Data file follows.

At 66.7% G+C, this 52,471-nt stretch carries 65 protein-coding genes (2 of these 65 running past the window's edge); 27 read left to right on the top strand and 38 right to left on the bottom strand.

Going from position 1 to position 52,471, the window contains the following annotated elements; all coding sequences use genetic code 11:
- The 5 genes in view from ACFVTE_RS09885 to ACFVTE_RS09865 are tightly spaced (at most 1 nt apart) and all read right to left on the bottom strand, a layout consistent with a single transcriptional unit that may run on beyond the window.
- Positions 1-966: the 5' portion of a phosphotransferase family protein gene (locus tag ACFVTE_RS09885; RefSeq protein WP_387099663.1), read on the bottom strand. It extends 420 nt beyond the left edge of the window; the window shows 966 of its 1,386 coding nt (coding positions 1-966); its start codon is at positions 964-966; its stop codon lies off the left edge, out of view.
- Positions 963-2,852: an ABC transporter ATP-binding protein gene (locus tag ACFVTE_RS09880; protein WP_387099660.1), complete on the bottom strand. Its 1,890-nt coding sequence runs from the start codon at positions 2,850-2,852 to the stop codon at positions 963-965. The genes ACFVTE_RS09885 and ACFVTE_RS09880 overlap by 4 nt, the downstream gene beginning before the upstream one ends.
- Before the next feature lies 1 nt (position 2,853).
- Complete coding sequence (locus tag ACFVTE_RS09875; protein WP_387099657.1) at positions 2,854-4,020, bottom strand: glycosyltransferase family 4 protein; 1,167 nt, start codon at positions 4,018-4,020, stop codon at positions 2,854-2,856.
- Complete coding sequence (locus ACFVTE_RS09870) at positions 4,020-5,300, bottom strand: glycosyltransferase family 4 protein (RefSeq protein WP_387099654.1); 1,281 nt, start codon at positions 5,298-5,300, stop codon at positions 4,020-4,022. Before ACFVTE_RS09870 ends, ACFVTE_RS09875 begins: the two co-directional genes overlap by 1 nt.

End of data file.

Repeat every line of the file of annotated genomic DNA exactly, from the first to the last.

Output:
At 66.7% G+C, this 52,471-nt stretch carries 65 protein-coding genes (2 of these 65 running past the window's edge); 27 read left to right on the top strand and 38 right to left on the bottom strand.

Going from position 1 to position 52,471, the window contains the following annotated elements; all coding sequences use genetic code 11:
- The 5 genes in view from ACFVTE_RS09885 to ACFVTE_RS09865 are tightly spaced (at most 1 nt apart) and all read right to left on the bottom strand, a layout consistent with a single transcriptional unit that may run on beyond the window.
- Positions 1-966: the 5' portion of a phosphotransferase family protein gene (locus tag ACFVTE_RS09885; RefSeq protein WP_387099663.1), read on the bottom strand. It extends 420 nt beyond the left edge of the window; the window shows 966 of its 1,386 coding nt (coding positions 1-966); its start codon is at positions 964-966; its stop codon lies off the left edge, out of view.
- Positions 963-2,852: an ABC transporter ATP-binding protein gene (locus tag ACFVTE_RS09880; protein WP_387099660.1), complete on the bottom strand. Its 1,890-nt coding sequence runs from the start codon at positions 2,850-2,852 to the stop codon at positions 963-965. The genes ACFVTE_RS09885 and ACFVTE_RS09880 overlap by 4 nt, the downstream gene beginning before the upstream one ends.
- Before the next feature lies 1 nt (position 2,853).
- Complete coding sequence (locus tag ACFVTE_RS09875; protein WP_387099657.1) at positions 2,854-4,020, bottom strand: glycosyltransferase family 4 protein; 1,167 nt, start codon at positions 4,018-4,020, stop codon at positions 2,854-2,856.
- Complete coding sequence (locus ACFVTE_RS09870) at positions 4,020-5,300, bottom strand: glycosyltransferase family 4 protein (RefSeq protein WP_387099654.1); 1,281 nt, start codon at positions 5,298-5,300, stop codon at positions 4,020-4,022. Before ACFVTE_RS09870 ends, ACFVTE_RS09875 begins: the two co-directional genes overlap by 1 nt.